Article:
Point taken! And in between she does ballet, plays the guitar and is on the netball team at her school, Sacred Heart College.
Victorine says her daughter has always been advanced. When Stacey was a toddler at crèche, she cried every day in the baby class and the staff would despair. But one day her parents went to pick her up and found her in an older class.
“The teacher said she’d been crying nonstop but kept looking at the class next door. So they took her over there and as soon as she set her foot in the class, she stopped crying.” She just wanted to be where she could see the kids doing more interesting things.
By the age of three, Stacey could recite and write the alphabet and could read and write sentences by the time she started school. She was writing little notes to her mom: “I’m sorry, Ma,” when she and Shanon got into trouble, and “Stay out! Boss’ office” at Victorine’s place of work.
Yet Victorine and Emmanuel didn’t realise just how exceptional their daughter was until she barged into their bedroom one morning last year and announced she’d written a book.
Victorine nodded and smiled, thinking she was talking about a school project. But Stacey led her mother to her computer and showed her the words on the screen.
“And she says: ‘Mommy, it’s my book’. I read it but I wasn’t happy – I thought she’d copied someone else’s work. I said, ‘Stacey, where is this book from?’ And she answered, ‘My brain.’ ”
To make sure, Victorine took out her phone and googled the title and the first paragraph but found nothing. Amazed, she asked her daughter why she’d written it. “She told me, ‘Because there are so many people who can’t read or write and I want to help them.’ ”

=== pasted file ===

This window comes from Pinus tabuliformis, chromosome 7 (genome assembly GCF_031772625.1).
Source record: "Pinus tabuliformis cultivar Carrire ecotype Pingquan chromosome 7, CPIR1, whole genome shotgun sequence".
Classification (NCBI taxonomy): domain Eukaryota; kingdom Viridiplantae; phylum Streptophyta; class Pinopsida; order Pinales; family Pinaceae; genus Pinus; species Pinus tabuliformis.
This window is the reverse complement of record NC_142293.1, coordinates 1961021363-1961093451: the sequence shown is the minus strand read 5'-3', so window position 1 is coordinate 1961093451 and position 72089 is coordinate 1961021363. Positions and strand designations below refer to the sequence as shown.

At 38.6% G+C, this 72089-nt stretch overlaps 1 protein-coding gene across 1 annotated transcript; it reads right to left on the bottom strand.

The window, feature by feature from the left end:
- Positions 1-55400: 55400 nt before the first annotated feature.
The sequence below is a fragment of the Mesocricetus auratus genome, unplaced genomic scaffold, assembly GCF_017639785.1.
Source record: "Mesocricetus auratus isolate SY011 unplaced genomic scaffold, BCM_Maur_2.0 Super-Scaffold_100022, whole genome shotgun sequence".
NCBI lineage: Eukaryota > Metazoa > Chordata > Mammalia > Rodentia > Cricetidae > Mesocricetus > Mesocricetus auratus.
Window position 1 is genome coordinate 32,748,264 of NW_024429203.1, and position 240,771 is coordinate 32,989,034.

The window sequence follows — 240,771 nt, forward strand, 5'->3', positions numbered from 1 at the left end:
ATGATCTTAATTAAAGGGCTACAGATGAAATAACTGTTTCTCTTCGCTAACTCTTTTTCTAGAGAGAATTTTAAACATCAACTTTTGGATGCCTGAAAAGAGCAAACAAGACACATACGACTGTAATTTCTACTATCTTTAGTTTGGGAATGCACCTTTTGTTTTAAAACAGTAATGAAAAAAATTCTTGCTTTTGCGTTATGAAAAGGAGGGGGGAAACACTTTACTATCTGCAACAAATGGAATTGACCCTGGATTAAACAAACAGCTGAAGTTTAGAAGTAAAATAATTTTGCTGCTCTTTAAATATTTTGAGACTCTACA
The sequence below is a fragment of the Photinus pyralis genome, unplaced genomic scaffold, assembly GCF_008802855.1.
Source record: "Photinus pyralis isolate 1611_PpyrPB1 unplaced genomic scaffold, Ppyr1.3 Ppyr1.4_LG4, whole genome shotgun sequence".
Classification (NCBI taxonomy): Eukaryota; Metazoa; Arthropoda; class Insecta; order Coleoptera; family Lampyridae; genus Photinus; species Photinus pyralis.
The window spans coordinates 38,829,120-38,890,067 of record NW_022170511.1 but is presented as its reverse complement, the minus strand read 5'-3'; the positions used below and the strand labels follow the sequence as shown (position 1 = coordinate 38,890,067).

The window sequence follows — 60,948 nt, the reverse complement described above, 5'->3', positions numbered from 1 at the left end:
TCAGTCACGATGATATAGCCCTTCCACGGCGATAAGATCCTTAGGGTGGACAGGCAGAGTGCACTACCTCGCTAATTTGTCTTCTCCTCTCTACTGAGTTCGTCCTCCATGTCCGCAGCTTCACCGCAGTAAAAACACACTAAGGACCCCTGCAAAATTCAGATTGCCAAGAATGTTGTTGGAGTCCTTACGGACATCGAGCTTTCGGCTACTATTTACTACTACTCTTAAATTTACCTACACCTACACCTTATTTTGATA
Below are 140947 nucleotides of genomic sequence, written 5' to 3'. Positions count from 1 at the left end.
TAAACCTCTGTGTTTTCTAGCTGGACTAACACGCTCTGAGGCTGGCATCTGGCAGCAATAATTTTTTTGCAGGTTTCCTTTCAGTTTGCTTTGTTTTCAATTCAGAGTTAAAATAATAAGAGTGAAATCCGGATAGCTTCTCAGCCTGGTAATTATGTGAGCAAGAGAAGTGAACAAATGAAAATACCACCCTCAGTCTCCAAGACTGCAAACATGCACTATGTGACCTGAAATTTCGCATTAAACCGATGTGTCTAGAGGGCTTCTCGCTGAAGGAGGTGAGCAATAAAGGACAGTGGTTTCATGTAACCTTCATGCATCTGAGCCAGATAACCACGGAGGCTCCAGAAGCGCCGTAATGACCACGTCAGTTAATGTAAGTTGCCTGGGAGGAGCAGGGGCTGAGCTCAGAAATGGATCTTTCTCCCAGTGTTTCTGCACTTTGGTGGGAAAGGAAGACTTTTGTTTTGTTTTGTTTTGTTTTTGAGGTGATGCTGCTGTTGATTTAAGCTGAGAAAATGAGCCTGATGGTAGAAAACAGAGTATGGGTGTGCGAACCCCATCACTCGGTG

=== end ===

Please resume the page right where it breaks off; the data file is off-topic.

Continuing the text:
Victorine found a publisher for Stacey’s book but in the end decided to publish it herself. “I didn’t want her to be too commercialised – she’s too young for that.”
HER PARENTS have spent more than R100 000 making sure her book was published and 800 copies have already been sold (they can be ordered from staceyfru.co.za). “I tell people I’m broke because of Stacey’s book,” Victorine laughs.
“But really it’s not about the money. Seeing my child’s dream realised is enough.”
After Smelly Cats came out, Stacey was invited to speak at the Wits International Language and Literacy Symposium in August last year and she addressed several schools in and around Joburg.
Now book number two, Bob and the Snake, is underway. It’s about a boy, Bob, who loves snakes with all his heart, Stacey says.
“His birthday is coming up and he’s super happy because he hears his parents saying they might buy him a real snake.”
A few dramas later, Bob runs away from home – but we’ll have to buy the book to find out what happens next. Emmanuel comes into the room. “I’m a reserved person but I now have to talk a lot because people always ask me about Stacey’s success,” he says with a chuckle. “She’s a gift from God.”
So can we assume she’s going to be a writer when she grows up?
“No, I want to be a doctor. I don’t just want to help people with education – I want to help them with their health.” And off she goes to lie on her bed. “I wish tomorrow were Saturday,” she says, kicking her legs in the air.
“Then I could just sleep and not have to go to school.”
She’s just like any other kid, after all.
LEFT: Stacey’s parents, Emmanuel and Victorine, are proud of their daughter and support her writing.
LEFT: Stacey is an avid reader and devours two books a week. RIGHT: She uses her computer to write when at home and her notepad when at school. BELOW: Stacey enjoys playing with her siblings, brothers Shanon and Sydney and sister Synclaire.